Americans want to be dealt with fairly. Paul Hamm had a superb performance on most of his routines and was marked accordingly. He was then awarded the gold medal for his achievements. Yang Tae-young of South Korea also had a superb performance and was awarded the bronze medal for his achievements.
But now the rest of the story. The judges made a .10 mistake with judging of the parallel bars and instead of earning the winning score, he was awarded third place. Put yourself in Yang's situation and ask, "Would I be upset?" Yes, who wouldn't be?
As good as Hamm finished, he did not earn the gold medal. If he were a true competitor, he would give the gold back.
-- Glenn Brunner, Sun City Center
Gymnastics is overexposed
There is excess. There is wretched excess. Then there is Olympic gymnastics and its television coverage. The basic structure of the gymnastics portion of the Olympics is itself rife with ridiculous, logically inconsistent redundancy. The duration of the gymnastics competition is triple that of what it could be. Note that each team's individual need only to perform each event once to determine the numbers from which medals can be given.
Then, of course, there is the TV coverage. Many, many interesting, rich competitions other than gymnastics take place during the Olympics. The viewing public is deprived of reasonable, representative coverage thereof.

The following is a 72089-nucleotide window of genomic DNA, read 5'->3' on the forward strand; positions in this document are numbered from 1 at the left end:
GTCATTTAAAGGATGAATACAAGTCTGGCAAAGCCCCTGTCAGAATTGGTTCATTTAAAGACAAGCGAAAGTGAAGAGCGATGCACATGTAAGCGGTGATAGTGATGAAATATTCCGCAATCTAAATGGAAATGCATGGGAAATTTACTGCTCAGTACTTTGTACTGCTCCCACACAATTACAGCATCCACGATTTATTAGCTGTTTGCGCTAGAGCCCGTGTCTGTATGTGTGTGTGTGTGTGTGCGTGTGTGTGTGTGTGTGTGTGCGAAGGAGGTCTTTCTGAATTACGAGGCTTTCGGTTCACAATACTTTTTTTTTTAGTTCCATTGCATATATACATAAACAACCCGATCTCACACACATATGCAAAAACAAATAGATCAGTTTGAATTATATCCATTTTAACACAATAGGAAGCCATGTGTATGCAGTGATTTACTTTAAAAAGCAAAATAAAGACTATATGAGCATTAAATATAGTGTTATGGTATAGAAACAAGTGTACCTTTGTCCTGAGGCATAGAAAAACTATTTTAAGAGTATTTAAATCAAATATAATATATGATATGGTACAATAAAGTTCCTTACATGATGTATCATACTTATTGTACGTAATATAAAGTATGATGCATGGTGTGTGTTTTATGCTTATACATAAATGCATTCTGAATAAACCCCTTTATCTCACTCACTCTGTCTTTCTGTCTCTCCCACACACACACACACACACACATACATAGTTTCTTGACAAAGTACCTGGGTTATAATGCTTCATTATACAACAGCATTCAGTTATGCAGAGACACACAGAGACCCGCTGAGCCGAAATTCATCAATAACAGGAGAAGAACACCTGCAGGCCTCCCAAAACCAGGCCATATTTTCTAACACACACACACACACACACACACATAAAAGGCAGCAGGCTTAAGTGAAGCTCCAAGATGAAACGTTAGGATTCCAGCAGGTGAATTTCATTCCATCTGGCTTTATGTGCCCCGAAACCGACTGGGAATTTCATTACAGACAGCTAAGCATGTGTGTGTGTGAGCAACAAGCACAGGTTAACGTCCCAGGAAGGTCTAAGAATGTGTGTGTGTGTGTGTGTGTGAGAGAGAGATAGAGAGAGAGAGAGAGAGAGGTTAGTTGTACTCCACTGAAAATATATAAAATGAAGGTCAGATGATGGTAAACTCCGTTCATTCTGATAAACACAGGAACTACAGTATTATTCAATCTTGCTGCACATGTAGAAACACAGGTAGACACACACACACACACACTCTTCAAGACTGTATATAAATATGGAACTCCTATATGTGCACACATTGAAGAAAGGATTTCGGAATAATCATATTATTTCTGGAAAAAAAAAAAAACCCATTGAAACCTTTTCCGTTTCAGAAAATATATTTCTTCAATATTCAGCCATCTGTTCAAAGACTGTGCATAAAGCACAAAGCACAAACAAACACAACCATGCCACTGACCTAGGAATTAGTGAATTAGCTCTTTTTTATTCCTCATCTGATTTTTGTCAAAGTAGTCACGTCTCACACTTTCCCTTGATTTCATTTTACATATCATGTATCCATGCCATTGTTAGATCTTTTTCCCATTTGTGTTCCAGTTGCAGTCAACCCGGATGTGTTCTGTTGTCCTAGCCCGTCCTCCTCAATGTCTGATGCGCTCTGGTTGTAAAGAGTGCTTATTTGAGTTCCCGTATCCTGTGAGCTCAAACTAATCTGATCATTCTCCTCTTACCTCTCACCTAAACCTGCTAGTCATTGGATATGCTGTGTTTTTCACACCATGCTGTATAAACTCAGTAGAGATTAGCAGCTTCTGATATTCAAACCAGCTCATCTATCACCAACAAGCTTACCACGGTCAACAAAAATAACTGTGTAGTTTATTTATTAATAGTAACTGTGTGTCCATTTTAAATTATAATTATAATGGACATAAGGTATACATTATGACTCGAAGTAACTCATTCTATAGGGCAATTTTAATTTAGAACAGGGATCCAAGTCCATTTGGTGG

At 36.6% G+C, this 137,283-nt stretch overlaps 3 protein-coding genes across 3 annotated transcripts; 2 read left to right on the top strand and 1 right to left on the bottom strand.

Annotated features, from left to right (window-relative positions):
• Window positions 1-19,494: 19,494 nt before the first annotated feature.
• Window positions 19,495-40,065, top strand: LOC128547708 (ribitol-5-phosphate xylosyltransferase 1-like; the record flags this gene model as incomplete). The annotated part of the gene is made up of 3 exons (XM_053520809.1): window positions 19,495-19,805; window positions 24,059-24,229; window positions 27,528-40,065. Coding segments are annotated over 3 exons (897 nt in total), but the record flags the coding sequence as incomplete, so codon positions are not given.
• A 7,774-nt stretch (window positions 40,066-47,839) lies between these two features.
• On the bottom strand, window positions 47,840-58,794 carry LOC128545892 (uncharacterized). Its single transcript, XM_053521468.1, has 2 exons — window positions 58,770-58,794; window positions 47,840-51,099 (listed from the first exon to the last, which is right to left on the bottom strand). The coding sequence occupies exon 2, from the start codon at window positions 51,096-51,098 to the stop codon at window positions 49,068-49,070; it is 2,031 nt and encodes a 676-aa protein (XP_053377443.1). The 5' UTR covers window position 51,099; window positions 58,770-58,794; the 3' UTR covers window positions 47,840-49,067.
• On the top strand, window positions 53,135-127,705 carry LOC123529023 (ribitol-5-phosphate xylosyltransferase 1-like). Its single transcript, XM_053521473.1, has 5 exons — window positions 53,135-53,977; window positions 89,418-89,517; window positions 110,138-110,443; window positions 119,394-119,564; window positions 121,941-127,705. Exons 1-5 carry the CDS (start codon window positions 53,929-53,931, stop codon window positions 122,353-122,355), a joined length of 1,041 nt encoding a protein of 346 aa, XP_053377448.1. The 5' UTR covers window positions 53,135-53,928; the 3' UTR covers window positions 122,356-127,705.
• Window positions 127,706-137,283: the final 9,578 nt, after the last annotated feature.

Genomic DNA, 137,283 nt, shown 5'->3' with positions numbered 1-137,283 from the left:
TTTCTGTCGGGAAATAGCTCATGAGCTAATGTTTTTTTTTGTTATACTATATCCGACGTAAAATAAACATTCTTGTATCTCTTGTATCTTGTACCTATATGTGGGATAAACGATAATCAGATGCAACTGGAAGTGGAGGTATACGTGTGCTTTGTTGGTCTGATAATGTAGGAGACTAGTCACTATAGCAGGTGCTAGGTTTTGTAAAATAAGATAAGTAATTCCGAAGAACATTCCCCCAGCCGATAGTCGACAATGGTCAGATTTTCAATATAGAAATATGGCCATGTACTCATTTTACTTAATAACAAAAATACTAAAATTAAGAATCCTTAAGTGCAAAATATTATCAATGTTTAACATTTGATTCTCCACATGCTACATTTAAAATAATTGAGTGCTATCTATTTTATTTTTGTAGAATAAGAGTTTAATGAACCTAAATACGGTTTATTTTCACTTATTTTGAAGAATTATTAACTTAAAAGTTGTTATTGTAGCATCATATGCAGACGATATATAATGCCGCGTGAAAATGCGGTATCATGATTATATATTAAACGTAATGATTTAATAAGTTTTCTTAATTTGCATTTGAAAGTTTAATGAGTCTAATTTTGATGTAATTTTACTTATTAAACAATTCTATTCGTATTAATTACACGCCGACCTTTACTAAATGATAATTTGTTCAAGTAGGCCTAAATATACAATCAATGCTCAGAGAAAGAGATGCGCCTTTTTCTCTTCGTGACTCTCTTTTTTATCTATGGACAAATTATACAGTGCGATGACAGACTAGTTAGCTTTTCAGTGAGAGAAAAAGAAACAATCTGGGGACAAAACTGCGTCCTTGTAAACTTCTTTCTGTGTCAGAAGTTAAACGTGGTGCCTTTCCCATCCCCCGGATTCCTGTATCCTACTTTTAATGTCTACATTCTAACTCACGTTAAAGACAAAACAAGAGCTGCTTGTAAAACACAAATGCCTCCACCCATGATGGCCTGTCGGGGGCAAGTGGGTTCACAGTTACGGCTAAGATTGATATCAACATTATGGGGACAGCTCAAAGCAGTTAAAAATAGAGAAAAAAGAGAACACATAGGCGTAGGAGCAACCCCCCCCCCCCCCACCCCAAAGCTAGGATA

The last straw is the gymnastics gala. We get TV coverage of something that is not even a competition.
-- Donald Barnhill, Trinity
Shelton dishes enlightenment
I am a African-American woman who has been reading the Times since I was a kid (during the Evening Independent and "colored page" days). Even so, I was never an avid sports reader. That is until I began reading Gary Shelton's coverage of the firing of Tony Dungy and the subsequent fiascoes.
Since then this columnist has taken us to the scandal of Salt Lake City, the caddie fighting for his life at the Masters, the mixed doubles in Wimbledon where a Muslim and a Jew came together as a team (just for the chance), the plight of the Afghanistan women and the politics of wrestling.
In his telling, he teaches. And he brings the layperson into sports on such a human level that the sport seems almost incidental. He gives us the stories behind the headlines. There is history learned where one least expects to find it: in a sports column.
Although you may not agree with what he writes (I have no doubt he upsets a lot of people and rustles many feathers), he sure as hell will make you read. He will make you think. And he'll make you want to read more.
-- Veronica Richardson, St. Petersburg
World Series win no big deal?
A team from the Tampa Bay area won a World Series championship and the story was relegated to page 12 of the Sports section. How sad. I guess it was more important to have a large picture of Mississippi State's new football coach on the front page instead.
Don't get me wrong; the Sunday Extra story was fascinating. It's just a shame that you couldn't have found room on the front page to include a picture or a few lines about the record-breaking exploits of a group of 13-14 year kids from the bay area. It's not like World Series titles are a dime a dozen around here.
-- Robert L. Barnes, Jr., Tampa
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